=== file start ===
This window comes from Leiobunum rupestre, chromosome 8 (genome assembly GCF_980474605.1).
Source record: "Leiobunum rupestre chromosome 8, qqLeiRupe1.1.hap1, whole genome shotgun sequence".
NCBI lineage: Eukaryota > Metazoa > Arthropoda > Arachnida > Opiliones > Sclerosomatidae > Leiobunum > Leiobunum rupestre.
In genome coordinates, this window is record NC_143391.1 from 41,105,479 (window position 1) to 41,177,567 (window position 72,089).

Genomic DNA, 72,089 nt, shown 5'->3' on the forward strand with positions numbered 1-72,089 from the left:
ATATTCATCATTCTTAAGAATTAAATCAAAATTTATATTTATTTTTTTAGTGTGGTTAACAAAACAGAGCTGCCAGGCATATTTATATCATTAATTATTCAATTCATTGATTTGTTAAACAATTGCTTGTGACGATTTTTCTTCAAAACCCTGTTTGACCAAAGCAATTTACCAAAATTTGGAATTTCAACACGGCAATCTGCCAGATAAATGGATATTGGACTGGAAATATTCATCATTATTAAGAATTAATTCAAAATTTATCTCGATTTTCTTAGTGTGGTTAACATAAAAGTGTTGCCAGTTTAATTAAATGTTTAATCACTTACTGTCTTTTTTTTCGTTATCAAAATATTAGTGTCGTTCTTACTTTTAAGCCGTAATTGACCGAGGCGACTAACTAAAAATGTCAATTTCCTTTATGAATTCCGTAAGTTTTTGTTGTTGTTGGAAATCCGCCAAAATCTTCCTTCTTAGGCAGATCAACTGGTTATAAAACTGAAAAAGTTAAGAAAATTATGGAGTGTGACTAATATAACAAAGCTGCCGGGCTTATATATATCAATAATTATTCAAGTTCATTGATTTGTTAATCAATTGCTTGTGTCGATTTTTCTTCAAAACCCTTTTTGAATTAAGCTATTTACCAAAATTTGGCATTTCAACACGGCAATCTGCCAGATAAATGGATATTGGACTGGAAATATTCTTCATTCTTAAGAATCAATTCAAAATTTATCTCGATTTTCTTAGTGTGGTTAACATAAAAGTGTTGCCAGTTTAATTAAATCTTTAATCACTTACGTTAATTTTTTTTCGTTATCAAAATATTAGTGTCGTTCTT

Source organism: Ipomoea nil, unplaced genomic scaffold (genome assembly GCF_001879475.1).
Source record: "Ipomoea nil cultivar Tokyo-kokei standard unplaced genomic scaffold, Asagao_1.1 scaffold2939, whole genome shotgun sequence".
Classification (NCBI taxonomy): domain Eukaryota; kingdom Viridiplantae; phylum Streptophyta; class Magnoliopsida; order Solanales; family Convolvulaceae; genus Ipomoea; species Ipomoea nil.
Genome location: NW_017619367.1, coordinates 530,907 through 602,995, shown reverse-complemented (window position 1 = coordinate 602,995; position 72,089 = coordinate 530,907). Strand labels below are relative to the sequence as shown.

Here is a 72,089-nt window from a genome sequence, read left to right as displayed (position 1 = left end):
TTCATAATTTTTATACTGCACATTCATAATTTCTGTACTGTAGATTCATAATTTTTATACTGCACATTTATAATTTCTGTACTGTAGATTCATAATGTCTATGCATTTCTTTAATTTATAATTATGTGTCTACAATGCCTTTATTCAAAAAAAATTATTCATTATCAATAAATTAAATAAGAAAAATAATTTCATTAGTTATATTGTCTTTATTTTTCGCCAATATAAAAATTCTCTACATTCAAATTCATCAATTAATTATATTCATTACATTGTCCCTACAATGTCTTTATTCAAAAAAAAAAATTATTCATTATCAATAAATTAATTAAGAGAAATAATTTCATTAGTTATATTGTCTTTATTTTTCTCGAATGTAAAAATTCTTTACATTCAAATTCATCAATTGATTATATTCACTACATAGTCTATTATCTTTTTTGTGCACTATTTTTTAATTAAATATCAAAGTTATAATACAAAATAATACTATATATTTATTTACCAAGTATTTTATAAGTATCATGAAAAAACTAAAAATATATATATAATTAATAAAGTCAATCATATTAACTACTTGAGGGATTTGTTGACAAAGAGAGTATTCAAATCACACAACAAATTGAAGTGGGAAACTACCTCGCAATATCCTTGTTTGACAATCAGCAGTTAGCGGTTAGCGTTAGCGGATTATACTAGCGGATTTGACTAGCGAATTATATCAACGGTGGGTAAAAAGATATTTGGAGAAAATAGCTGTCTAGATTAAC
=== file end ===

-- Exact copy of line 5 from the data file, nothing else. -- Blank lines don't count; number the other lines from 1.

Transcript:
Genomic DNA, 72,089 nt, shown 5'->3' on the forward strand with positions numbered 1-72,089 from the left: